The Peter Redpath Museum of Natural History is one of the most prominent buildings of McGill University, looking out over the campus from the north-west corner. Not only is the museum prominent in its exterior looks, but also has the distinction of having been the first building to be specifically singled out for a museum in Canada. The museum building was commissioned in 1880 by McGill University benefactor, Peter Redpath, a sugar company owner, in order to mark the 25th anniversary of Sir William Dawson's appointment as Principal of the University. The beautiful columned building was designed by A.C. Hutchinson and A.D. Steele, who decided to create a Victorian design to symbolize Dawson and Canadian science.

The museum itself was opened in 1882, two years after Redpath commissioned the project, and was immediately housed with the impressive collections of Sir William Dawson, a noted Canadian natural scientist. Until 1952 the museum was used almost strictly as a McGill University research facility, meaning that it was difficult for the public to view the collections. But, after World War II this concept changed, and the museum gradually began to market itself to the public. But, this period was short lived, as in 1971 McGill University, under extreme financial pressure, dramatically reduced public access to the Redpath Museum. But, the tides turned once again, as in 1985 the museum doors were open once again to the public. Today, in the year 2000, marketing of the museum is expanding in the Montreal area, and several new temporary exhibits have filled the Redpath's halls. The combination of this savvy marketing and impressive exhibits have made the late 1990's some of the most successful years for this old institution.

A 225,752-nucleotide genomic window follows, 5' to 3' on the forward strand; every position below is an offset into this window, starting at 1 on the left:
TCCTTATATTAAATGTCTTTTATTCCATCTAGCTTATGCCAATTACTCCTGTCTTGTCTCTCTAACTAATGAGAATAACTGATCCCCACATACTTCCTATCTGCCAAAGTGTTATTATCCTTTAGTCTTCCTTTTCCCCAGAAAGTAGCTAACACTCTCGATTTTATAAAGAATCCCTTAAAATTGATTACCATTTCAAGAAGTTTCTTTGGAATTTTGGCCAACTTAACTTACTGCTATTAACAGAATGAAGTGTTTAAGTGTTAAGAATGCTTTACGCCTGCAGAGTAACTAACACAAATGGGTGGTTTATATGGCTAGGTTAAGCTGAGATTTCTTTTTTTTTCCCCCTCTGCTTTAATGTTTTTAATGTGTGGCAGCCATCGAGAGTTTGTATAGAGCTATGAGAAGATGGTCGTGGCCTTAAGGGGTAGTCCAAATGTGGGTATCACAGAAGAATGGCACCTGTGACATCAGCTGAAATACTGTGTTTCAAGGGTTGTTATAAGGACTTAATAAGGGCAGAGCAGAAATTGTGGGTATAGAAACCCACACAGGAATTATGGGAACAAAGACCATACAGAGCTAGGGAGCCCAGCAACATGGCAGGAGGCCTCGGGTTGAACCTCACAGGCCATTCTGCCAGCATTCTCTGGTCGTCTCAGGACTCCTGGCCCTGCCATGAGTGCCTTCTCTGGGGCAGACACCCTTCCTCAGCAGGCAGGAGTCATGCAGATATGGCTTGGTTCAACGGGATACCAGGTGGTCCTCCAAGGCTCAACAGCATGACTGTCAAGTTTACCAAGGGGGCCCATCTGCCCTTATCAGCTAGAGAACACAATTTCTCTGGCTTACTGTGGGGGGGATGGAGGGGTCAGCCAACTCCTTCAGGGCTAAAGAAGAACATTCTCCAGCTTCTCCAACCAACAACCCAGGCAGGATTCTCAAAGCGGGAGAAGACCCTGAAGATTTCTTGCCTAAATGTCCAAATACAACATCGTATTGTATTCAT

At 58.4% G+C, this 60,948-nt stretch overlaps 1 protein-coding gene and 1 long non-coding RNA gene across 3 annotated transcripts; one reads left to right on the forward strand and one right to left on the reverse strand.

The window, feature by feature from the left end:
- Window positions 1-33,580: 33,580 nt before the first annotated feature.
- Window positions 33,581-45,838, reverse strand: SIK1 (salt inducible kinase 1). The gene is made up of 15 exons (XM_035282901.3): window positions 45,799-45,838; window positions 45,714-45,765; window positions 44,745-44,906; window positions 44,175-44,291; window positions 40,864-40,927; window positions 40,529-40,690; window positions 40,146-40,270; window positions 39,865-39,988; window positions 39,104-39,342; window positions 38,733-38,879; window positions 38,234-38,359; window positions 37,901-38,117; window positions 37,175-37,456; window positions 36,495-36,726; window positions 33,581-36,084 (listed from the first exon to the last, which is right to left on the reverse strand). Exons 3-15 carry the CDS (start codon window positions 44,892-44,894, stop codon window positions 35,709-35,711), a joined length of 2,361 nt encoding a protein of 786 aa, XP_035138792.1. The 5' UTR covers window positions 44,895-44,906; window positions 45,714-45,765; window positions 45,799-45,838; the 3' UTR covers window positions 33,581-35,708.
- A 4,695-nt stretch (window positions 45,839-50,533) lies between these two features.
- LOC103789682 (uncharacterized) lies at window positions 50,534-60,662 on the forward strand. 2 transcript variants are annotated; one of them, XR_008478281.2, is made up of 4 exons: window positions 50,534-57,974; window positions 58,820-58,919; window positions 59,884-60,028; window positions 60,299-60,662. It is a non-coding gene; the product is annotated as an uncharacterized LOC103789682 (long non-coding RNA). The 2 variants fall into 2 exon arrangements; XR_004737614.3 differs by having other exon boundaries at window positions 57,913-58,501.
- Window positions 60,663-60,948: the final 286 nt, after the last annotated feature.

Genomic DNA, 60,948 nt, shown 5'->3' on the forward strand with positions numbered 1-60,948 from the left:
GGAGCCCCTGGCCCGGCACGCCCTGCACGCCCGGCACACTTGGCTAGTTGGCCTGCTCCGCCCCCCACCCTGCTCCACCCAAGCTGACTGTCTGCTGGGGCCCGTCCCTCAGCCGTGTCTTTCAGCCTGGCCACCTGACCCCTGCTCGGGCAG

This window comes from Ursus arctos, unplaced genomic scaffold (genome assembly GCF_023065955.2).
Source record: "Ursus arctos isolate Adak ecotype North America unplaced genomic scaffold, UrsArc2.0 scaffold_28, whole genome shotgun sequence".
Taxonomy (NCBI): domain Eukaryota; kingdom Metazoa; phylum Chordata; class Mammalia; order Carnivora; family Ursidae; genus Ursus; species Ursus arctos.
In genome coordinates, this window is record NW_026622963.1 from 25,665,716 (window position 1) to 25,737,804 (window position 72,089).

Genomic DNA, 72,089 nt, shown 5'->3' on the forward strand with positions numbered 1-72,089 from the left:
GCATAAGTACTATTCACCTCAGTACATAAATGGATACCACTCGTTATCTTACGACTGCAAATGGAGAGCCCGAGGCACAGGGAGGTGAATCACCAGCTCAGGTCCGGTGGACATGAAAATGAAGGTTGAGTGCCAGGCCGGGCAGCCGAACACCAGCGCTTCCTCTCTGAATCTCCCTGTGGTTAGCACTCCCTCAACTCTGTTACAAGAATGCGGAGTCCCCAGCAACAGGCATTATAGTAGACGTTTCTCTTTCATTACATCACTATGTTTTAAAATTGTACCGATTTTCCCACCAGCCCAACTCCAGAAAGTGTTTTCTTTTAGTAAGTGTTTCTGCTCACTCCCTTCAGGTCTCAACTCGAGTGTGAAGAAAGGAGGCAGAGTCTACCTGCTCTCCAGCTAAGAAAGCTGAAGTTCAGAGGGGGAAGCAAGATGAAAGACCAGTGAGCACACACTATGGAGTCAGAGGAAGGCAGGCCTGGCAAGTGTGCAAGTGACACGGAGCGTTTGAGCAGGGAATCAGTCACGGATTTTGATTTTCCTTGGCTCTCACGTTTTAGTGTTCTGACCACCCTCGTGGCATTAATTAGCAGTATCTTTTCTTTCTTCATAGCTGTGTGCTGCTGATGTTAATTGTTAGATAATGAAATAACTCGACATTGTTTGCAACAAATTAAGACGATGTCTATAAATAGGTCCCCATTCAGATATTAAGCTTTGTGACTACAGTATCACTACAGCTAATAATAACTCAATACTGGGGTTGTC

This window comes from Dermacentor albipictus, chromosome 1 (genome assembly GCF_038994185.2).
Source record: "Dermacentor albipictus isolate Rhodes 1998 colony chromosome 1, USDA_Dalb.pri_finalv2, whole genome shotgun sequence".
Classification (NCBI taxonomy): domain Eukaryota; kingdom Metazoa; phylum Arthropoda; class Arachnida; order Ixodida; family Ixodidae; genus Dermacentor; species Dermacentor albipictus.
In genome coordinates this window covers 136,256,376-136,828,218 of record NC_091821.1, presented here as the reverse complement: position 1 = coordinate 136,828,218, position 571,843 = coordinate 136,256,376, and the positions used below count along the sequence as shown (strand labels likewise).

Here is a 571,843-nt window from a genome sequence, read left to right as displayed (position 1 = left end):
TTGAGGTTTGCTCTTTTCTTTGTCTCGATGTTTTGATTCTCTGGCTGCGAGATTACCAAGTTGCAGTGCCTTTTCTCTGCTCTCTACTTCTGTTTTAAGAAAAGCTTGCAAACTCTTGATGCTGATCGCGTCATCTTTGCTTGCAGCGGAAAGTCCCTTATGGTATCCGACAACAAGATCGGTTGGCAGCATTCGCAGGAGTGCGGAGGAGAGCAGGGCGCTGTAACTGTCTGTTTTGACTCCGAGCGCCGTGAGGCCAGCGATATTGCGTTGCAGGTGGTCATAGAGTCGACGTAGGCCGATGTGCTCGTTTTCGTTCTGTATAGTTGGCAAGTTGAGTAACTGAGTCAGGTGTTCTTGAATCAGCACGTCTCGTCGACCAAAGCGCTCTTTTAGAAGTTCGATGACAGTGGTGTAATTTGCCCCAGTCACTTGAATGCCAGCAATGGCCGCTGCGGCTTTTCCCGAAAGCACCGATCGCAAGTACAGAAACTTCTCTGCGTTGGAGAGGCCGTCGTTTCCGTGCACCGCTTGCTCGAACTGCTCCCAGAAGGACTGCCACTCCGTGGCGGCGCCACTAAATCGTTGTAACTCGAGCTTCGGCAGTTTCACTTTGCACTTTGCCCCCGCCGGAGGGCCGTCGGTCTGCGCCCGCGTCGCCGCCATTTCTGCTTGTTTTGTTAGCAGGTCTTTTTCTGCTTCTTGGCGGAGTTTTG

During August of 2000 I was able to visit Montreal for one evening. Jason Anderson, a graduate student from McGill, graciously offered to show my family and I around the museum's collections and exhibit halls. To but it shortly, I was very impressed. The Redpath contains one of the world's most impressive gastropod collection, and also is famous for its Burgess Shale fossils. But, perhaps most people know the Redpath for its impressive collection of early vertebrates, including the earliest known land vertebrates from North America, collected at Horton's Bluff, Nova Scotia by McGill professor Dr. Robert Carroll. These fossils are not on display, but a large Albertosaurus and Dromaeosaurus do fill the exhibit halls. Also included in these halls are fossils discovered in the Montreal area, including Ordovician and Tertiary specimens.

Flash photography was not permitted in the exhibit halls, and the lighting was poor. Therefore, my picture taking was limited. Only two of the photos listed below are actually on exhibit (the Albertosaurus and the whale). The remainder of the photos are stored in the museum's private collections.



Delphinapterus leucas (Tertiary Beluga Whale)


Early Fish (Horton Bluff, Nova Scotia)

Early Tetrapod Jawbone (Horton Bluff, Nova Scotia)

Early Tetrapod Vertebrae (Horton Bluff, Nova Scotia)

A´stopods (Mazon Creek, Illinois)


Museum Exterior


© 1997 brusatte@theramp.net

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